SEPs aim to remedy environmental harms or improve the health conditions in EJ communities adversely affected by pollution. Before they were prohibited by the Trump Administration, SEPs were often sought as part of the settlement of an enforcement action and provided for payments or loans to non-governmental third parties for benefiting the environment. The DOJ issued an Interim Final Rule and memorandum outlining guidance for such payments or loans. Entities targeted for DOJ enforcement will now be able to maximize the use of SEPs in their settlement strategies on enforcement actions.

Considerations for companies with environmental interests

Companies with environmental interests should consider several dynamics arising from these policy developments and resource allocations:

  1. The creation of the OEJ-DOJ will strengthen the commitments made by EPA’s Office of Enforcement and Compliance Assurance (OECA) to aggressively pursue criminal and civil enforcement in EJ communities. The OEJ-DOJ  is expected to prioritize cases involving public health and environmental harms to natural resources in overburdened and underserved communities.

  2. Facilities inspections in EJ communities likely will increase, and we can expect more Notices of Violations and more difficult settlement negotiations that will be informed by community input.

  3. Enforcement actions in or around EJ communities will likely seek higher penalties, and we expect an increased use of SEPs with payments to non-governmental third parties designed to benefit the environment. The scope of these SEPs will be specifically crafted to address community concerns. Companies facing enforcement action from the OEJ-DOJ must be prepared to engage with EJ communities on issues underlying the enforcement action.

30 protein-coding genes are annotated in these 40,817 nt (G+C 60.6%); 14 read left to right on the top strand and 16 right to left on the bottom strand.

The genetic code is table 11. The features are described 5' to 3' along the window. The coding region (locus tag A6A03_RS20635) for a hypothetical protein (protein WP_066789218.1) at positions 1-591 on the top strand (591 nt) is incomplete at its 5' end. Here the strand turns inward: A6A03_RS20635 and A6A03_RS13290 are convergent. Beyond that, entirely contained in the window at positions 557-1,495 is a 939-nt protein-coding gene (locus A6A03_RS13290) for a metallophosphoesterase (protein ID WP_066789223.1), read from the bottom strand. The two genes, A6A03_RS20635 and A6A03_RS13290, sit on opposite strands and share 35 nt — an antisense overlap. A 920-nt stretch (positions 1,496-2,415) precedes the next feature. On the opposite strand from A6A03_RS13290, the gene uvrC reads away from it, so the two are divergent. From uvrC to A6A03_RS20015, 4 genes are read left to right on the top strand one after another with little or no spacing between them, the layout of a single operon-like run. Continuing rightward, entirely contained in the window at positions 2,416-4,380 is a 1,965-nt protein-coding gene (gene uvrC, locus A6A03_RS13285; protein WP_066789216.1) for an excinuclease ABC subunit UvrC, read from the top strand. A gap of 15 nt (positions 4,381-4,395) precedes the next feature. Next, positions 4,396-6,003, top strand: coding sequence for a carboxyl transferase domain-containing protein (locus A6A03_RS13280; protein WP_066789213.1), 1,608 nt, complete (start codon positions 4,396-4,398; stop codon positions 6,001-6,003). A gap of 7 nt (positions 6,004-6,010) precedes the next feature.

4. Both EPA and DOJ will also focus on Title VI civil rights enforcement for more significant violations by recipients of federal funds, with the DOJ handling cases on behalf of the EPA in civil courts. This may become a concern for companies that rely on state or local regulators for permit renewals or new permits for facility expansions. The EPA has indicated it will be publishing a new strategy on civil rights enforcement in the coming months.

  5. The DOJ will focus on meaningful engagement with EJ communities so that they can participate in environmental decision making. Companies with operations in EJ communities may consider developing and implementing a community engagement strategy rooted in a broader environmental justice policy that will help the company identify and develop EJ response strategies.

Learn more about the implications of these proposed rules by contacting the authors or your DLA Piper relationship lawyer.

*The EPA defines environmental justice as "the fair treatment and meaningful involvement of all people regardless of race, color, national origin, or income, with respect to the development, implementation, and enforcement of environmental laws, regulations, and policies."